Enrolling in a Truck Driving School near Harbeson DE?
If you are considering enrolling in a CDL Training School in the Harbeson Delaware area, following is some interesting and perhaps useful information about the location of your new school campus.
Delaware Route 5
Delaware Route 5 (DE 5) is a 19.48-mile-long (31.35 km) state highway in Sussex County, Delaware. The route runs from River Road and Oak Orchard Avenue on the Indian River Bay in Oak Orchard north to DE 1, north of Milton. Along the way, DE 5 passes through rural areas along with the communities of Long Neck, Harbeson, and Milton. The route has concurrencies with DE 23 and DE 24 in the Long Neck area and crosses U.S. Route 9 (US 9)/DE 404 in Harbeson and DE 16 in Milton. DE 5 features one alternate route, DE 5 Alternate (DE 5 Alt.), which provides a bypass of Milton. DE 5 was built as a state highway in the 1920s and 1930s. The road between Long Neck and north of Milton, including present-day DE 5 north of DE 24, was designated as part of a short-lived DE 22 in the 1930s. DE 5 was designated to its current alignment by 1938. DE 5 Alt. was designated by 2001.
DE 5 heads northwest on two-lane undivided Oak Orchard Road from the intersection with River Road and Oak Orchard Avenue on the northern shore of the Indian River Bay, passing through the residential areas of Oak Orchard. The road continues through a mix of farms and woods with some housing developments, coming to an intersection with DE 24. At this point, DE 5 turns northeast to form a concurrency with DE 24 on John J. Williams Highway. The road heads north through residential and commercial development with some fields as it enters the Long Neck area, where it intersects DE 23.
At the DE 23 intersection, DE 5 splits from DE 24 and turns northwest onto DE 23, which is called Indian Mission Road. The road heads through a mix of farmland and woodland with some housing subdivisions. In Fairmount, DE 23 branches off to the northeast, and DE 5 continues to the northwest through more rural areas. At the intersection with DE 24 Alt. in Hollyville, the name changes to Harbeson Road. The route turns north and reaches Harbeson. In Harbeson, DE 5 crosses a Delaware Coast Line Railroad line and intersects US 9/DE 404 near Beaverdam Cemetery.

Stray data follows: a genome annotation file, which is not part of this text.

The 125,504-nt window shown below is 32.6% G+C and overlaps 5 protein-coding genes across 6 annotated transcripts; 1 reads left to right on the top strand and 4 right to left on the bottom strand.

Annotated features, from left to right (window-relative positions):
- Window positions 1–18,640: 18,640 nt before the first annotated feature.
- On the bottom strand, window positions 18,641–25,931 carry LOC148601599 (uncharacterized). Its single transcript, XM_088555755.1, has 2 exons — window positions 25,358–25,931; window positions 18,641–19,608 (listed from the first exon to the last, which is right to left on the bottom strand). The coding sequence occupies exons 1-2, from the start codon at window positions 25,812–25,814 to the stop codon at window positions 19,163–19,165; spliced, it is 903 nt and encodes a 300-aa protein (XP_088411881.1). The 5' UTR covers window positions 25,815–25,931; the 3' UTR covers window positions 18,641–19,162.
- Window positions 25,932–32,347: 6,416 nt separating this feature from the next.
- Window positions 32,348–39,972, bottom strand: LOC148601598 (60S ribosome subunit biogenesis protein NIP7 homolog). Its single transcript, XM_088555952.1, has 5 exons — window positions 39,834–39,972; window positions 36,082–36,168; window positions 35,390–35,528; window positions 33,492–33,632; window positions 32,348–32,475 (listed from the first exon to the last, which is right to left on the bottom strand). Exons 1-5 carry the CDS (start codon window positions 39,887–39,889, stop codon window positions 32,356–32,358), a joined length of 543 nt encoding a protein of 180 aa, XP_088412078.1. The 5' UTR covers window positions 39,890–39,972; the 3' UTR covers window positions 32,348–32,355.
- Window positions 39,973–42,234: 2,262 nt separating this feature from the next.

Choose the Ideal Trucking School Harbeson DE
Selecting the appropriate truck driving school is an important first step to starting your new profession as a long distance or local truck driver. The skills taught at school will be those that forge a new career behind the wheel. There are a number of options available and understanding them is critical to a new driver’s success. But first and foremost, you must obtain the appropriate training in order to operate a large commercial vehicle in a professional and safe manner. If you are lacking money or financing, you may want to think about a captive school. You will pay a reduced or even no tuition in exchange for driving for their contracted carrier. Or you can choose an independent trucking school and have the the freedom to drive for the trucking company of your choosing, or one of several affiliated with the school. It’s your choice. But no matter how you obtain your training, you will soon be part of an industry that helps our country move as a professional truck driver in Harbeson DE.